The Open Sore of a Continent
A Personal Narrative of the Nigerian Crisis
By Wole Soyinka
Oxford University Press
The events that led up to dissident writer Ken Saro-Wiwa’s execution on November 10, 1995, mark Nigeria’s decline from a post-colonial success story to its current military dictatorship. Few writers have been more outspoken in decrying and lamenting this decline than Nobel Prize laureate and Nigerian exile Wole Soyinka.
In The Open Sore of a Continent, Soyinka, whose own Nigerian passport was confiscated by General Abacha in 1994, explores the history and future of Nigeria in a compelling jeremiad that is as intense as it is provocative, learned, and wide-ranging. He deftly explains the shifting dramatis personae of Nigerian history and politics to westerners unfamiliar with the players and the process, tracing the growth of Nigeria as a player in the world economy. And, in the process of elucidating the Nigerian crisis, Soyinka opens readers to the broader questions of nationhood, identity, and the general state of African culture and politics at the end of the twentieth century. Here are a range of issues that investigate the interaction of peoples who have been shaped by the clash of cultures: nationalism, power, corruption, violence, and the enduring legacy of colonialism. Soyinka concludes with a resounding call for the global community to address the issue of nationhood to prevent further religious tyrannies and calls for ethnic purity of the sort that have turned Algeria, Rwanda, Bosnia, and Sri Lanka into killing fields.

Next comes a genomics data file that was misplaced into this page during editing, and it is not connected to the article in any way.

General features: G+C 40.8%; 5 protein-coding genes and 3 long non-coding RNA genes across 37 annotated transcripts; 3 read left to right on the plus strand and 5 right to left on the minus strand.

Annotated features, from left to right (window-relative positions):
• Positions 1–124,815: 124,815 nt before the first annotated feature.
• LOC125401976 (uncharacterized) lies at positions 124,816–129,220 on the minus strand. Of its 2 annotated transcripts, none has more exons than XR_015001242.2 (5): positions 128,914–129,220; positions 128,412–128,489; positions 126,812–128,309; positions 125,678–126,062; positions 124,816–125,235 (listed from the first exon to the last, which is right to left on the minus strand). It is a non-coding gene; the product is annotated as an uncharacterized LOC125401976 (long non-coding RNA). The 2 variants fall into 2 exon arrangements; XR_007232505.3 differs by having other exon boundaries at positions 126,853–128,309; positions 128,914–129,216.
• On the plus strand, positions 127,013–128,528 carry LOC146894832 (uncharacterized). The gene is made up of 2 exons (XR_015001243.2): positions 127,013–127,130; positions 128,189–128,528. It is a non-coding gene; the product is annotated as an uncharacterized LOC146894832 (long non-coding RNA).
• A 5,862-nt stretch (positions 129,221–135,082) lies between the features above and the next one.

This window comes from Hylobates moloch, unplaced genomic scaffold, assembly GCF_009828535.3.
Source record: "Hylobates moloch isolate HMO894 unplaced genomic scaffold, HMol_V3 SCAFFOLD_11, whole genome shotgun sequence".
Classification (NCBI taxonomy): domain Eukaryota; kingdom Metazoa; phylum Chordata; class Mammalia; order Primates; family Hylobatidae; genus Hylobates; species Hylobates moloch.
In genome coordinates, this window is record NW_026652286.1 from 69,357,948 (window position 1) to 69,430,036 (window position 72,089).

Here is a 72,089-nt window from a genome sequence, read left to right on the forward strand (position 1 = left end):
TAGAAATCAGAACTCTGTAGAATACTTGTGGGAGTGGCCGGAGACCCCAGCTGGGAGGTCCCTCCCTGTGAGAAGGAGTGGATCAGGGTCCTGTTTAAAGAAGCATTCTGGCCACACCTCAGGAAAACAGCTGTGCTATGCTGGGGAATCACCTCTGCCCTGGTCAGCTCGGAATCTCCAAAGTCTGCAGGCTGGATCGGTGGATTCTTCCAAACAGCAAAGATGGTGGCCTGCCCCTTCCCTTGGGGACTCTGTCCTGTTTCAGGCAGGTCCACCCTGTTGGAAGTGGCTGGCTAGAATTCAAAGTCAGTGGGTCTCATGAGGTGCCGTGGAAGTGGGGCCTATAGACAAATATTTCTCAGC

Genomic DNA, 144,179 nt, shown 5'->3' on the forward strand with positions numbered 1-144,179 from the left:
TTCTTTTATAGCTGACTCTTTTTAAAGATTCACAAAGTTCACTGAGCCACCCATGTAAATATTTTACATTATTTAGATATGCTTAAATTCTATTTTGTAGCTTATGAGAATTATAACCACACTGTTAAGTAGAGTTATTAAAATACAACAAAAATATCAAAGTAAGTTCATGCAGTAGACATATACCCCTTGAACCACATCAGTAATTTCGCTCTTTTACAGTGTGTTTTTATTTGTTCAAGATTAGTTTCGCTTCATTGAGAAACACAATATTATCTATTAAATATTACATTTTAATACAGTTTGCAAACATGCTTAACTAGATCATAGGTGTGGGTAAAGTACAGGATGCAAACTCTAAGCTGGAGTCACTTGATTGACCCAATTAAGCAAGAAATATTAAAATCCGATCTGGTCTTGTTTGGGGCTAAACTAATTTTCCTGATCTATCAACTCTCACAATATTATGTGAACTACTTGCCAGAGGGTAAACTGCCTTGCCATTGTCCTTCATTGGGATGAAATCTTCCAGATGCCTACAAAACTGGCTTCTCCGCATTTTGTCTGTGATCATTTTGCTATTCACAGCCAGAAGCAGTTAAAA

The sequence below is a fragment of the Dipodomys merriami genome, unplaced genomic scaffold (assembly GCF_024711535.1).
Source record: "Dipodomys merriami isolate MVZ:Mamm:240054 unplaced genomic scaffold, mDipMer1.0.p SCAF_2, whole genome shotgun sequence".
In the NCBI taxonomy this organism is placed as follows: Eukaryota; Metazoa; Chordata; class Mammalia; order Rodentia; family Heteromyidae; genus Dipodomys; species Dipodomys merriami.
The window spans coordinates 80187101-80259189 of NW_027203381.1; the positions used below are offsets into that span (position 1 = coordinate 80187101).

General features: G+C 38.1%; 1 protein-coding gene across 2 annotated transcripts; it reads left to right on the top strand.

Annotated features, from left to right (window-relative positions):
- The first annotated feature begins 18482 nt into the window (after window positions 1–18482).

An important and timely volume, The Open Sore of a Continent is required reading for anyone who cares about Africa, human rights, and the future of the global village.
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